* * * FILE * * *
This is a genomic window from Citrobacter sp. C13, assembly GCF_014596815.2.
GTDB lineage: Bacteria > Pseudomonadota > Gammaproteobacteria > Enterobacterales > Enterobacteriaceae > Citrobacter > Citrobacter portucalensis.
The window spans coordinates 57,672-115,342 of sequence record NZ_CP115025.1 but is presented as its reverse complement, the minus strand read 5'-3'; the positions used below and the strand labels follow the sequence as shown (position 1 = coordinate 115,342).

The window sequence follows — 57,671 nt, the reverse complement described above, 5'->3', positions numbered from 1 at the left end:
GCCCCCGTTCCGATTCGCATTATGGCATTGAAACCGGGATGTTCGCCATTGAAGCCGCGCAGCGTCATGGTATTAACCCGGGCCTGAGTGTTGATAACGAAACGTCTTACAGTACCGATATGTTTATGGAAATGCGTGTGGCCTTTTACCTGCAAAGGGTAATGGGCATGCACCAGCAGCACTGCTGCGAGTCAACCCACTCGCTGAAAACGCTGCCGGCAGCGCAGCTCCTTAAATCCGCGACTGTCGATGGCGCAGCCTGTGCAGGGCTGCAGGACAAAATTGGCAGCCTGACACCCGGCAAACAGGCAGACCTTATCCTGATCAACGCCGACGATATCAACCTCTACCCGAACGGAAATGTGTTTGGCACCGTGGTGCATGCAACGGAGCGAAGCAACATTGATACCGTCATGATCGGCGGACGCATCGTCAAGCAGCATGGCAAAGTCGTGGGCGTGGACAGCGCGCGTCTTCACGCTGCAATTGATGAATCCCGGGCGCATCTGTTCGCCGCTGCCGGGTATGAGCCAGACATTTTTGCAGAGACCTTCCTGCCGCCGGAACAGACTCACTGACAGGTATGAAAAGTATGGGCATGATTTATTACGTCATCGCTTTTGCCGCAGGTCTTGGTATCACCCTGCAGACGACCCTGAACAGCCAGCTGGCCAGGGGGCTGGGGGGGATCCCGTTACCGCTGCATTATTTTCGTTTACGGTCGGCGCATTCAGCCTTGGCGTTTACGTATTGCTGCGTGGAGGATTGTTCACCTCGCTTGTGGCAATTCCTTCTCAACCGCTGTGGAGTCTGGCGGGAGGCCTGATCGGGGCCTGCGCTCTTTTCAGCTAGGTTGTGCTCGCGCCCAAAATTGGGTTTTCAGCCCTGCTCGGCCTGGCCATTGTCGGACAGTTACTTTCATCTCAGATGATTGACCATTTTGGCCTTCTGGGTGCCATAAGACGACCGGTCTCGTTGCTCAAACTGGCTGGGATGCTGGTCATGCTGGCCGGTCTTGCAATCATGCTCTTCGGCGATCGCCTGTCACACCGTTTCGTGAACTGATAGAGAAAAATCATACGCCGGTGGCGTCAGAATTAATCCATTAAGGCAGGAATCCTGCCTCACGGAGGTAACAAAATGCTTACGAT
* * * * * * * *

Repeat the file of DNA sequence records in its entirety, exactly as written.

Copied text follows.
This is a genomic window from Citrobacter sp. C13, assembly GCF_014596815.2.
GTDB lineage: Bacteria > Pseudomonadota > Gammaproteobacteria > Enterobacterales > Enterobacteriaceae > Citrobacter > Citrobacter portucalensis.
The window spans coordinates 57,672-115,342 of sequence record NZ_CP115025.1 but is presented as its reverse complement, the minus strand read 5'-3'; the positions used below and the strand labels follow the sequence as shown (position 1 = coordinate 115,342).

The window sequence follows — 57,671 nt, the reverse complement described above, 5'->3', positions numbered from 1 at the left end:
GCCCCCGTTCCGATTCGCATTATGGCATTGAAACCGGGATGTTCGCCATTGAAGCCGCGCAGCGTCATGGTATTAACCCGGGCCTGAGTGTTGATAACGAAACGTCTTACAGTACCGATATGTTTATGGAAATGCGTGTGGCCTTTTACCTGCAAAGGGTAATGGGCATGCACCAGCAGCACTGCTGCGAGTCAACCCACTCGCTGAAAACGCTGCCGGCAGCGCAGCTCCTTAAATCCGCGACTGTCGATGGCGCAGCCTGTGCAGGGCTGCAGGACAAAATTGGCAGCCTGACACCCGGCAAACAGGCAGACCTTATCCTGATCAACGCCGACGATATCAACCTCTACCCGAACGGAAATGTGTTTGGCACCGTGGTGCATGCAACGGAGCGAAGCAACATTGATACCGTCATGATCGGCGGACGCATCGTCAAGCAGCATGGCAAAGTCGTGGGCGTGGACAGCGCGCGTCTTCACGCTGCAATTGATGAATCCCGGGCGCATCTGTTCGCCGCTGCCGGGTATGAGCCAGACATTTTTGCAGAGACCTTCCTGCCGCCGGAACAGACTCACTGACAGGTATGAAAAGTATGGGCATGATTTATTACGTCATCGCTTTTGCCGCAGGTCTTGGTATCACCCTGCAGACGACCCTGAACAGCCAGCTGGCCAGGGGGCTGGGGGGGATCCCGTTACCGCTGCATTATTTTCGTTTACGGTCGGCGCATTCAGCCTTGGCGTTTACGTATTGCTGCGTGGAGGATTGTTCACCTCGCTTGTGGCAATTCCTTCTCAACCGCTGTGGAGTCTGGCGGGAGGCCTGATCGGGGCCTGCGCTCTTTTCAGCTAGGTTGTGCTCGCGCCCAAAATTGGGTTTTCAGCCCTGCTCGGCCTGGCCATTGTCGGACAGTTACTTTCATCTCAGATGATTGACCATTTTGGCCTTCTGGGTGCCATAAGACGACCGGTCTCGTTGCTCAAACTGGCTGGGATGCTGGTCATGCTGGCCGGTCTTGCAATCATGCTCTTCGGCGATCGCCTGTCACACCGTTTCGTGAACTGATAGAGAAAAATCATACGCCGGTGGCGTCAGAATTAATCCATTAAGGCAGGAATCCTGCCTCACGGAGGTAACAAAATGCTTACGAT